Dreamland | Sam Quinones

Summary of: Dreamland: The True Tale of America’s Opiate Epidemic
By: Sam Quinones


Prepare to delve into the harrowing journey of America’s opiate epidemic, as narrated in Sam Quinones’ ‘Dreamland: The True Tale of America’s Opiate Epidemic.’ This book summary provides an eye-opening account of the rise of OxyContin, a drug introduced by Purdue in the 1990s, and how its marketing tactics misled doctors and patients about its addictive risks. Gain insights into the emergence of heroin-seeking Xalisco Boys and the ever-growing economy of pill mills. Discover how the quest for a non-addictive painkiller and misinformation molded a devastating epidemic affecting millions of lives.

OxyContin’s Dangerous Legacy

The roots of the opiate crisis in the United States can be traced back to the early 1980s, with the release of Purdue’s MS Contin, a morphine-based, time-release pill. When OxyContin was introduced in 1996, it was marketed as a one-size-fits-all solution for doctors dealing with chronic pain. Aggressive marketing campaigns emphasized that its innovative time-release coating would lower potential addiction rates. However, the endorsement overlooked the differences in controlled usage, leading to widespread abuse, addiction, and a radical transformation of the pain management industry.

The current opiate crisis in the United States may seem new, but it has a long history that began in the 1980s. In 1984, Purdue launched MS Contin, a morphine pill with a time-release coating intended for patients experiencing severe pain from surgeries or terminal illnesses. The product’s success led to the release of another pain-relief drug in 1996 called OxyContin, which contained oxycodone – a derivative of opium. Like MS Contin, OxyContin had a time-release coating, but the two drugs differed in other ways.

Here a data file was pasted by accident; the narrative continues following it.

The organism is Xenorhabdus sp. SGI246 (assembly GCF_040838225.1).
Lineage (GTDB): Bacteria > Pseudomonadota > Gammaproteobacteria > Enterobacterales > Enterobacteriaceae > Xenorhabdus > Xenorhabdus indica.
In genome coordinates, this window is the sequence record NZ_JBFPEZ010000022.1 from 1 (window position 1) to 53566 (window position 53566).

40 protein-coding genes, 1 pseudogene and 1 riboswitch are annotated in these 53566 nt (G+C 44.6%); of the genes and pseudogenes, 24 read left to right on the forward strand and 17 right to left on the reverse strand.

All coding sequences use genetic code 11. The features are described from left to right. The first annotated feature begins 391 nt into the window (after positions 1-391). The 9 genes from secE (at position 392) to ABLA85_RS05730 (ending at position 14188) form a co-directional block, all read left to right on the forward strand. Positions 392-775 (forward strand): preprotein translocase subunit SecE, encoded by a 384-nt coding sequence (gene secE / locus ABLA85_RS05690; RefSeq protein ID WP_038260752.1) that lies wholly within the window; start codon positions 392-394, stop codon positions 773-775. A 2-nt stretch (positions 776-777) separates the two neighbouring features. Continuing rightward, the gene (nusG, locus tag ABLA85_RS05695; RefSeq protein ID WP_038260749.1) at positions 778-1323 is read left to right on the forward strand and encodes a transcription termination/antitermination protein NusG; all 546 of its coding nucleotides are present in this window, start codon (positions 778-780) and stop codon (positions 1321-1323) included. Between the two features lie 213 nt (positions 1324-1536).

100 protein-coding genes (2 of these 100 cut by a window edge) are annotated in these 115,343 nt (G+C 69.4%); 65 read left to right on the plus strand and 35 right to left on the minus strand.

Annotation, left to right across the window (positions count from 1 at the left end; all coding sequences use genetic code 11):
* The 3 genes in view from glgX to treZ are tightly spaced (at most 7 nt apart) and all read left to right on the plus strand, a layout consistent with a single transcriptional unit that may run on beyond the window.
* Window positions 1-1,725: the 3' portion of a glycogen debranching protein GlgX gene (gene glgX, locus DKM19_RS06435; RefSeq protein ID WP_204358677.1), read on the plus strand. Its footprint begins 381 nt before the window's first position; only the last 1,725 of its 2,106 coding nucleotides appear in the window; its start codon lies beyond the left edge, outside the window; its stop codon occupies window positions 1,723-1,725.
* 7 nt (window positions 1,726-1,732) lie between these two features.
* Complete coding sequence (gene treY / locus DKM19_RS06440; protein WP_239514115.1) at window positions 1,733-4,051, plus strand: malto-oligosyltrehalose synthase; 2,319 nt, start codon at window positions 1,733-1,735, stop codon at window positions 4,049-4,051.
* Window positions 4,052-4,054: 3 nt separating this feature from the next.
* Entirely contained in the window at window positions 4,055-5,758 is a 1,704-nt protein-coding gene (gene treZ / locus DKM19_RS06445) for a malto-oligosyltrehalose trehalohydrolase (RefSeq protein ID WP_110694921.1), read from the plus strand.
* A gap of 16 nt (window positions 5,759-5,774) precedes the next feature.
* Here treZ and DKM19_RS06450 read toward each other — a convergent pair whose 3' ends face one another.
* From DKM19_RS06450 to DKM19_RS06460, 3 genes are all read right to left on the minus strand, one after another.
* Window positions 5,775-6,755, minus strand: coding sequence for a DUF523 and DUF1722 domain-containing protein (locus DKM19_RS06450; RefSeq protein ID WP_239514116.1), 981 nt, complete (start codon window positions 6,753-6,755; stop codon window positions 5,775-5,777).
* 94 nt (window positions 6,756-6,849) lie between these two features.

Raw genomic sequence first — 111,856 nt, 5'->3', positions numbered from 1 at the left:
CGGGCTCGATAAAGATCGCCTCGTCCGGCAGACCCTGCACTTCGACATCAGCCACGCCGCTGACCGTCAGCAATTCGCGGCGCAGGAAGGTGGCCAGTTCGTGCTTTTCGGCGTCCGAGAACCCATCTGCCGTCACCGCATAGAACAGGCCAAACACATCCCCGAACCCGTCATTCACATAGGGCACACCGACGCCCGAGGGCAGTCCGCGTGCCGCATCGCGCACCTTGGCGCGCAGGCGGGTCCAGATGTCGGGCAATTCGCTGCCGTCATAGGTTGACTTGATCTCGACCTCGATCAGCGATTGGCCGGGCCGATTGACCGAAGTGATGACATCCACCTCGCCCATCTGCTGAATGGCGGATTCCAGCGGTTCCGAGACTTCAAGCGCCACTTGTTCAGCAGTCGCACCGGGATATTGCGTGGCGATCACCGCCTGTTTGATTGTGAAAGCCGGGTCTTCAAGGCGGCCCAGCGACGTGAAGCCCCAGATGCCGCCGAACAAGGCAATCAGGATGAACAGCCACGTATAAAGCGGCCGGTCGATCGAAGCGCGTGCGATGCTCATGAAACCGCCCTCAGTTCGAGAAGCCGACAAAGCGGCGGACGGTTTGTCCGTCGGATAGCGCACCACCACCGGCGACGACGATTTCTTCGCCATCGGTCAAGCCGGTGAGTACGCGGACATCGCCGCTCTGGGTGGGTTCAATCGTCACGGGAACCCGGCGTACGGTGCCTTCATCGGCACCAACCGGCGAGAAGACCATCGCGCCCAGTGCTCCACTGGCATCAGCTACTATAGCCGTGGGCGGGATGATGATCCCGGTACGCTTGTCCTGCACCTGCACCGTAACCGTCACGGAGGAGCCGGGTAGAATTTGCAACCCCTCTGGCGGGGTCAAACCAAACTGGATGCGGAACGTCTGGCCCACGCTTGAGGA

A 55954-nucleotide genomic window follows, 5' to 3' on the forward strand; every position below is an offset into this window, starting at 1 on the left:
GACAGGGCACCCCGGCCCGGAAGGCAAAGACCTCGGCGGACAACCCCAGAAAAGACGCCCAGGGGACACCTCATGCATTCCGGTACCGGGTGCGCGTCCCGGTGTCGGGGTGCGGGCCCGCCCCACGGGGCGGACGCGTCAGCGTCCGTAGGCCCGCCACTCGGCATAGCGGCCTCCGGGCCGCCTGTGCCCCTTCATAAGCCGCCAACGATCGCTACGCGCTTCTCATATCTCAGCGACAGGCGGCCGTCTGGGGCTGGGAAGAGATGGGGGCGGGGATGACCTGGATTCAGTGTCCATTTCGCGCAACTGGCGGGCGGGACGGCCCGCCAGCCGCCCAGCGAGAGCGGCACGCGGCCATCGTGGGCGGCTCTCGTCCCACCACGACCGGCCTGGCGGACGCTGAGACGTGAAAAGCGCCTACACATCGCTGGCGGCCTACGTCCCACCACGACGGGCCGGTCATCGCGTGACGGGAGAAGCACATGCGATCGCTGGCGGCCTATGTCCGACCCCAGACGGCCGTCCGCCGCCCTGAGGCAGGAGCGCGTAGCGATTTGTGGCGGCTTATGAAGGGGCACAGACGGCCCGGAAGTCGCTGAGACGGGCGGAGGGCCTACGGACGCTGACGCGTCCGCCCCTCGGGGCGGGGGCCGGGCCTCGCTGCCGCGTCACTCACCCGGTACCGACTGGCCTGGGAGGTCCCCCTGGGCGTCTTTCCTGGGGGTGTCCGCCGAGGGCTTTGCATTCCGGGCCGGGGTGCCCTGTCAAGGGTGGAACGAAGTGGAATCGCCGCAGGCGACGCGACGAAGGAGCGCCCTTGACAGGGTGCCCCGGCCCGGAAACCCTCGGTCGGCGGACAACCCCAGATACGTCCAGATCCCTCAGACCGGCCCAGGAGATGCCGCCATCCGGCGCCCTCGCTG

The FDA approved OxyContin based on Purdue’s assertion that the time-release coating would minimize addiction by circumventing the fast-acting highs and lows typically associated with opiates. Consequently, they allowed the drug to be marketed with a unique “low potential for abuse” safety label. This claim would become the foundation of OxyContin’s promotion, positioning it as a virtual risk-free solution to chronic pain. They aggressively advertised that it had an addiction rate of less than 1% among patients; however, this low rate was attributed to the controlled hospital settings in which MS Contin was administered.

Doctors outside of hospitals, accustomed to prescribing opiates for chronic pain, began using OxyContin. Unlike traditional opiates that were accompanied by weaker dosages and abuse-deterrent agents, OxyContin was more potent and considered safe only because of its time-release component—something easily overlooked by doctors. Purdue wasted no time capitalizing on this, sending representatives to promote their product to doctors with all costs paid vacations and extravagant luncheons. They also offered doctors OxyContin merchandise and held medical seminars at luxurious resorts.

The aggressive marketing resulted in huge profits, with Purdue’s sales tripling and bonuses jumping from $1 million in 1996 to $40 million in 2001. By 2003, primary care physicians with minimal pain management training mainly prescribed OxyContin. Thus, the pain management industry was revolutionized: prescribing for pain became the norm rather than the exception, leading to the widespread prescribing of OxyContin – and consequently, the birth of the current opiate crisis.

Millennia-Long Opiate Infatuation